How to Build a PS4-Like Gaming PC for $600 (or Bust)

The Grand Total

The final total for all our hardware choices (which can be seen in this Newegg public wish list), is $636.93, and that includes the rebate on the MSI HD7850. That’s about 6.2 percent over the $600 target, and we’re walking away with some competent, future-friendly tech. The FX-8120 will keep you gaming and multitasking for years to come, and the AM3+ motherboard should also hang around for a while – knowing AMD’s love for keeping new CPUs compatible with older motherboard sockets keeps us hopeful, at least. The MSI HD7850 – and the three pieces of top-shelf software it includes – is a formidable card on its own, and can always double up once that next Christmas or birthday comes around. Opting for 8 GB of RAM seems to be the norm for PCs these days, too, so the only real compromise here is the 500 GB hard drive, which might seem a little skimpy compared to the 1 TB-plus drives you’re used to seeing in 2013.

Obviously, this budget rig isn’t going to tame the likes of Crysis 3 — not on Ultra settings at 2560 x 1600, anyway. But our build will run any game available right now, many on High setting presets, while playing Crytek’s latest at more…modest settings and resolutions. You should be able to squeak out 60fps on High Settings for Battlefield 3, too.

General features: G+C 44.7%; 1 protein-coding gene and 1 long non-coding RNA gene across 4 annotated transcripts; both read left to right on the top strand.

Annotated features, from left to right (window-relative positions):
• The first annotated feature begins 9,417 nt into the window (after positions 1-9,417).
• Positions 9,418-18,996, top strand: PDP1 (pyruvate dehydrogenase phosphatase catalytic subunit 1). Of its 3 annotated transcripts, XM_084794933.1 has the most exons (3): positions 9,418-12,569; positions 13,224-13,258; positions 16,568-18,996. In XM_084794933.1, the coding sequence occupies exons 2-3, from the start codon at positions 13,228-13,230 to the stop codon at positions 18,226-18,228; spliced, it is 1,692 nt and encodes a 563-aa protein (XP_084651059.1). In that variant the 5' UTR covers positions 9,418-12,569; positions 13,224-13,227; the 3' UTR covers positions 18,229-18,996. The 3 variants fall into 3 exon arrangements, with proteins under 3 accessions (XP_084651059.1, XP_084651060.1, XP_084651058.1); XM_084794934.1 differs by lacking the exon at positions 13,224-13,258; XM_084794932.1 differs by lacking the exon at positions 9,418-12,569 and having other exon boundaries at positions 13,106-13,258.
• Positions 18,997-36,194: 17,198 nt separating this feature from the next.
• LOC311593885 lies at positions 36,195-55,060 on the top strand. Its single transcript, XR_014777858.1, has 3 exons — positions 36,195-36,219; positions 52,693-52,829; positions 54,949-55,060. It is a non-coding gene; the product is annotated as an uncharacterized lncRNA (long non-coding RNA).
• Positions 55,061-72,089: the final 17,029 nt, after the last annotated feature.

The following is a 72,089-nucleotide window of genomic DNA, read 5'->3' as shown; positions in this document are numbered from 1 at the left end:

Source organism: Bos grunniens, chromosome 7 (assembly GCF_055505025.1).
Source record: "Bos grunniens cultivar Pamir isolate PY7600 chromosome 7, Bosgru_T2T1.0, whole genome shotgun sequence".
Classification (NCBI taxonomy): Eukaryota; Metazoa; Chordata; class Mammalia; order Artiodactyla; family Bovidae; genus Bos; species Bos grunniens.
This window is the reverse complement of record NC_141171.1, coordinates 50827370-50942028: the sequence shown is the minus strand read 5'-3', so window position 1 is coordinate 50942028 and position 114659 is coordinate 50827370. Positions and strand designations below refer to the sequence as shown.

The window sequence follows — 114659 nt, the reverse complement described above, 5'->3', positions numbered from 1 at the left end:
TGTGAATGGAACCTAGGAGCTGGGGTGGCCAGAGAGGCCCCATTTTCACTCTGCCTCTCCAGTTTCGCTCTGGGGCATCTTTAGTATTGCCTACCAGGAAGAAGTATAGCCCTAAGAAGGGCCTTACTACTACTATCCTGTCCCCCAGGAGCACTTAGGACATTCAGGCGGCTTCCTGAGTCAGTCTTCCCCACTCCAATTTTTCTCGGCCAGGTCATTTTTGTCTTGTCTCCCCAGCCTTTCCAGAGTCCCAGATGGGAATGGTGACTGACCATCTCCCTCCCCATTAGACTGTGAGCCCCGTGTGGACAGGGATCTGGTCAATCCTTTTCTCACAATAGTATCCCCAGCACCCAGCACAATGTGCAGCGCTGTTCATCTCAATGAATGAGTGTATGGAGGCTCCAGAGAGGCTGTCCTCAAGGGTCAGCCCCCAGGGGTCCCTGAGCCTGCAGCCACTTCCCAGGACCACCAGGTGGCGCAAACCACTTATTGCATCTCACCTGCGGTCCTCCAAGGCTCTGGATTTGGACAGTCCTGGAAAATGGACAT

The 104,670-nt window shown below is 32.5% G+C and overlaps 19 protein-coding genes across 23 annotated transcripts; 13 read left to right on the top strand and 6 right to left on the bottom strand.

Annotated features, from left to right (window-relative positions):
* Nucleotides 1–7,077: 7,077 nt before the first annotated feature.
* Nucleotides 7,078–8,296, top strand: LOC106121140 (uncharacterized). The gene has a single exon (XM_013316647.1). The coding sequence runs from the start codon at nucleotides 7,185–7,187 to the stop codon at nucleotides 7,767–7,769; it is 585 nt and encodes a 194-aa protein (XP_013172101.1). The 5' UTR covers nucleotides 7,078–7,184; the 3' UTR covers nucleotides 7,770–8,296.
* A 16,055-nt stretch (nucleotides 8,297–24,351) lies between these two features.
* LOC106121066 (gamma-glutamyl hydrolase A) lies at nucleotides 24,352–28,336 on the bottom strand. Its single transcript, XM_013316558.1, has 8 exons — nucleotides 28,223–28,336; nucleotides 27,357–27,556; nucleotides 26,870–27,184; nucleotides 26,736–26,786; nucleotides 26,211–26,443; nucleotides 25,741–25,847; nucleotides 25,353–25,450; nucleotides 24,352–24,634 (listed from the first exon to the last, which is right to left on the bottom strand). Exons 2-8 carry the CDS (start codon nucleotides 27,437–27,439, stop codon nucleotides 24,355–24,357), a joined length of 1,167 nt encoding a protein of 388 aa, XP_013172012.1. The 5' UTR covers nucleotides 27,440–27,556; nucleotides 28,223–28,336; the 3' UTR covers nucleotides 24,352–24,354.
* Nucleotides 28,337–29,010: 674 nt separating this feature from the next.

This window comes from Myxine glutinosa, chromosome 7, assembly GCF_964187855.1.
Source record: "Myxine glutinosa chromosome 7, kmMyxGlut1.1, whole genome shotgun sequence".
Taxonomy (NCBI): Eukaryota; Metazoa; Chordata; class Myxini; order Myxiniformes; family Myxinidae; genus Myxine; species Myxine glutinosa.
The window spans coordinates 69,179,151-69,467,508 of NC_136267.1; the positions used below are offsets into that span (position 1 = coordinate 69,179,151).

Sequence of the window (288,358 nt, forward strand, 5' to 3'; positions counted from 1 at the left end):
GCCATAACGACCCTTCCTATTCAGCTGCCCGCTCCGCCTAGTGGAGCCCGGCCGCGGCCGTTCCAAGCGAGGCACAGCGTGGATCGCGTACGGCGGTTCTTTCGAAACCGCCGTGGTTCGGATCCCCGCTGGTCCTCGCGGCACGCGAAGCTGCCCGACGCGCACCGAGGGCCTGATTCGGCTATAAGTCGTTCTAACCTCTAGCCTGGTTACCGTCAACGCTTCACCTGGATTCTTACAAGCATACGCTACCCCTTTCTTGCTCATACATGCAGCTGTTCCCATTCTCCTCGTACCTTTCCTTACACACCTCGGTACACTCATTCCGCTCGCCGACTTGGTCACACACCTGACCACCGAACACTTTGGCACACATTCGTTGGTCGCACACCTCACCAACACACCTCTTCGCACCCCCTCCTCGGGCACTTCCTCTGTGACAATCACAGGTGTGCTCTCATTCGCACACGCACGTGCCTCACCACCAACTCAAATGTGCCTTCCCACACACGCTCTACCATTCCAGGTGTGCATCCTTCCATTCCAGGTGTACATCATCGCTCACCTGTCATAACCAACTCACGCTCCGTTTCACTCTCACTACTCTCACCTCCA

Once you factor in Windows 7 ($100), a mouse, and a keyboard, you’re looking at a final price of around $775. While it’s a serious bump up from the presumed $500-$600 PS4 price point, its upgradability, access to non-gaming applications, and ease of troubleshooting make up the difference.

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20 Comments on How to Build a PS4-Like Gaming PC for $600 (or Bust)


On February 28, 2013 at 12:34 am

I’ve been waiting for an article like this. My current PC can run The Witcher 2 fairly well, but not nearly at the maximum, and with the announcement that The Witcher 3 will be on PS4, I’ve been giving serious thought to building a PC that runs The Witcher 3 at its maximum settings, so some sort of reference point to go from is greatly appreciated. While I plan on getting a PS4, I’ve played the first two Witcher games on PC, so I obviously need to finish it on PC.

Thanks, Game Front.


On February 28, 2013 at 8:24 am

“The PS3 is going to be one of this year’s hottest gadgets” ??? There I got a miss. O.o

Anyway… have you all heard of the long forbidden conspiracy of grid gaming??? All revived by GaiKai.


On February 28, 2013 at 8:39 am

Can’t wait for someone asking:

The cell processor was thought to be designed for grid computing. Though it didn’t happened apparently because of network stability issues and stuff, that was the end of the rumour. Then there was folding@home, to fire up some discussion in obscure forums about shared computing and PS3. And now, since GaiKai’s adquisition, GaiKai has started to say they’ve got their ‘datacenters’ to be spread everywhere in the world… GaiKai’s technology is based solely on software, this time Sony didn’t had to design specific hardware for the works, so… What if their ‘datacenter’ was in fact everybody’s console.. actually some say the greatest conspiracy cue is if the PS4 will have a pair of ethernet connectors… weird stuff. Anyway, if it was that way… would you share your hardware?… in ‘sleep’ mode, slowly consuming your internet bandwidth to share your processing power to others? Think about it, you don’t use your console 24/7… with just a pair of PS4 working together to process a game… it would make most of gaming rigs kneel, well.. what if there were thousands of clusters? O.o